Sermon given at Sung Eucharist to celebrate the Feast of the Dedication 2013
20 October 2013 at 10:00 am
The Very Reverend Dr John Hall, Dean of Westminster
The Church of England has over 16,000 parish churches, serving the people of England, currently 53 million people. Over 12,000 of the churches are listed as having architectural or historic significance. There are also 42 cathedrals. There are 20,000 ministers licensed by Church of England dioceses, including clergy, readers and Church Army officers: one minister for every 2,500 people in England. The total does not include more than 1,600 chaplains to prisons, hospitals, the armed forces and in education, nor over 7,000 retired ministers still to some degree involved in active service as ministers.
Three church and cathedral locations are World Heritage Sites: in Durham the cathedral and castle, in Canterbury the cathedral, St Augustine's Abbey & St Martin's Church, and here at Westminster, this Abbey and St Margaret's Church and the Palace of Westminster, home of the meetings and offices of the two United Kingdom Houses of Parliament.
A week ago, we kept the feast of the Translation of St Edward the Confessor, the annual celebration of the king and saint who in the 11th century rebuilt the Abbey church and its ancillary buildings and also built the first Palace of Westminster, not as the houses of parliament, which did not then exist, but as his own principal palace.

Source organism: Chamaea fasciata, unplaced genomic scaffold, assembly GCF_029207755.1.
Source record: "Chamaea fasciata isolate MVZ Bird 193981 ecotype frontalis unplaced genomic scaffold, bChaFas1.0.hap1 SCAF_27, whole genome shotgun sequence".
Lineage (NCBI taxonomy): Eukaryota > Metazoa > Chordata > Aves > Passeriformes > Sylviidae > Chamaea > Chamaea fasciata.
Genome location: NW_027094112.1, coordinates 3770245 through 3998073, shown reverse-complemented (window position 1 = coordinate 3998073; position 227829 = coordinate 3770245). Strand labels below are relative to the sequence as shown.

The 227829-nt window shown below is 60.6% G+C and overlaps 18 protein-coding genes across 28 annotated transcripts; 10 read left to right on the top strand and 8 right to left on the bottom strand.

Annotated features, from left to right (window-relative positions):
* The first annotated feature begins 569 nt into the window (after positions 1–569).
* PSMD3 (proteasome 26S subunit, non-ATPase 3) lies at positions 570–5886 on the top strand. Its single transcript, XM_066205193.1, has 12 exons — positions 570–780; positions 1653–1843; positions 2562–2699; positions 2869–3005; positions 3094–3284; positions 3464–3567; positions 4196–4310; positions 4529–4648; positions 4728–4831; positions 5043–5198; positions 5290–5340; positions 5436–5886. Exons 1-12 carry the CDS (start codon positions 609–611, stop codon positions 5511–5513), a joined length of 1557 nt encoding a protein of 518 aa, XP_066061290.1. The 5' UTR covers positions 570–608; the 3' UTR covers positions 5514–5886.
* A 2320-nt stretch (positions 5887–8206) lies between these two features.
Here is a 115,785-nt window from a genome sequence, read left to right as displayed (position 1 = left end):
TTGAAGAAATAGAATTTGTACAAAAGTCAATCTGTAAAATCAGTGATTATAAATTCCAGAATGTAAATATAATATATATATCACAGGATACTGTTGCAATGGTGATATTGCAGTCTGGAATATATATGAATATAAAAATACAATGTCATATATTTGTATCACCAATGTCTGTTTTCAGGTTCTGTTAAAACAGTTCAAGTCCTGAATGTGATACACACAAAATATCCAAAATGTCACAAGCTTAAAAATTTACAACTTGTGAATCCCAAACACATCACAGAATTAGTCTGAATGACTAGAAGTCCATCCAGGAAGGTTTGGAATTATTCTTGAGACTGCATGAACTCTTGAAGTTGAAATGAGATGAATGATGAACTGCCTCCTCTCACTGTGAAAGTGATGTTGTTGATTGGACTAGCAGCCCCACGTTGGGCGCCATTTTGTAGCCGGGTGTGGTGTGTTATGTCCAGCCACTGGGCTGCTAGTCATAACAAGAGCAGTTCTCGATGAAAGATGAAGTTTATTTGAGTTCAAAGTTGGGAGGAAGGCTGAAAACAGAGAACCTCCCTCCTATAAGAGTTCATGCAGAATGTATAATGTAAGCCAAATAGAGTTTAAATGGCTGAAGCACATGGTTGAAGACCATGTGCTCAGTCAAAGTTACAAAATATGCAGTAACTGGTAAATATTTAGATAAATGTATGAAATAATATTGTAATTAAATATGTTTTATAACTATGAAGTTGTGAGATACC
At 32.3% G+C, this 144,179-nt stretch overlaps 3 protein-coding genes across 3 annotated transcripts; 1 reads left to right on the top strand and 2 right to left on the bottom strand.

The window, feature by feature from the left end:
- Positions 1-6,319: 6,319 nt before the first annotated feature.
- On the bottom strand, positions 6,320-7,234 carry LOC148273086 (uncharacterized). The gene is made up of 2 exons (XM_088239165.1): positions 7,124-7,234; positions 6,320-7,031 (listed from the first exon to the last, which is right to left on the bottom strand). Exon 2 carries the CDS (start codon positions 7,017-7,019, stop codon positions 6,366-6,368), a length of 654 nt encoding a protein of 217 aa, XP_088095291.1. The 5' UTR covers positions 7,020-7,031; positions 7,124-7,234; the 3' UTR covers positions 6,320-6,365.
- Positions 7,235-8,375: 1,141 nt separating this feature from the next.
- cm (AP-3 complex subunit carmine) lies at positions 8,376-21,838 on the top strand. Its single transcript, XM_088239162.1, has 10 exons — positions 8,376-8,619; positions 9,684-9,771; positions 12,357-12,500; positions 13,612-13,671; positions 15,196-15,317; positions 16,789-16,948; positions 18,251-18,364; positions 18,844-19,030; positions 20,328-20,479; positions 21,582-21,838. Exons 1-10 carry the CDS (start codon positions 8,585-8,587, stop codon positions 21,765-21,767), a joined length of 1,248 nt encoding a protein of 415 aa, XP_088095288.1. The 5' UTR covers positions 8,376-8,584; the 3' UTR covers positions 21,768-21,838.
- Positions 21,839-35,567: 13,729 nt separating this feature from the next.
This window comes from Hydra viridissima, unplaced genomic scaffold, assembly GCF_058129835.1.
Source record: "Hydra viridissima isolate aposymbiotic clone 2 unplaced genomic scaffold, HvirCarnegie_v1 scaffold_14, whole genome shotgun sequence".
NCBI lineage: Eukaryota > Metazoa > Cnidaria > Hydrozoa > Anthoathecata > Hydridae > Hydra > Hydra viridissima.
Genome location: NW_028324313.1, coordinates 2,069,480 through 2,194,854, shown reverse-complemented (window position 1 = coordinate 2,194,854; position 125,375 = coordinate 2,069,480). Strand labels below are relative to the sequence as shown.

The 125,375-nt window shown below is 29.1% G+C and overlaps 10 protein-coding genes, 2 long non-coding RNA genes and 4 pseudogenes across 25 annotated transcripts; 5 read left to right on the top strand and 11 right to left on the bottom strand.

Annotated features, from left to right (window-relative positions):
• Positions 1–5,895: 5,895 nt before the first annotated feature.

Last week I reflected on the significance of St Edward wanting his home and his great church to be neighbours – the spiritual and religious underpinning his earthly rule of this difficult kingdom – and the impact of that decision over the years in this country. I spoke of the continuing reality and the significance of the Establishment of the Church of England through history. You can read that sermon on the Abbey website.
Today, we celebrate the anniversary of the dedication of the current church building, which in fact took place in 1269 on 13th October. The first church we know of for certain here was built in the year 960. The second was built by St Edward the Confessor and consecrated on 28th December 1065. In six years’ time we shall be celebrating the 750th anniversary of the dedication and consecration of the current building in which we are now worshipping, though it did not achieve its current extent and shape until the year 1745 – 500 years of building.
Consecration or dedication means setting apart for service: consecration means making holy; dedication handing over in the sense of proclaiming or devoting. So, this building, and the thousands of cathedrals and parish churches in this land are set apart, dedicated, to the service of God and the service of God’s people, to be places of the worship of almighty God and places of encounter for the people with the living God who is worshipped. Of each it could be said, as Jacob said at Beersheba, ‘This is none other than the house of God; this is the gate of heaven.’
The people of this country may not be as committed to regular worship as once they were in a different age. But still the parish churches and cathedrals of this land continue to attract large numbers of people for worship and other purposes. 85 per cent of the population visits a church or place of worship in the course of a year, for reasons ranging from participating in worship to attending social events or simply wanting a quiet space.
Every year, around 12 million people visit Church of England cathedrals. Three of England's top five historic 'visitor attractions' are York Minster, Canterbury Cathedral and Westminster Abbey. Last year more than one and a third million people visited this Abbey, this place of worship, as tourists or pilgrims, and each week some five thousand people attend acts of worship here, half of them on a Sunday. At Christmas and Easter, the numbers attending worship in the Church of England rise considerably. In London, over four people in every ten attend an act of worship at Christmas every year.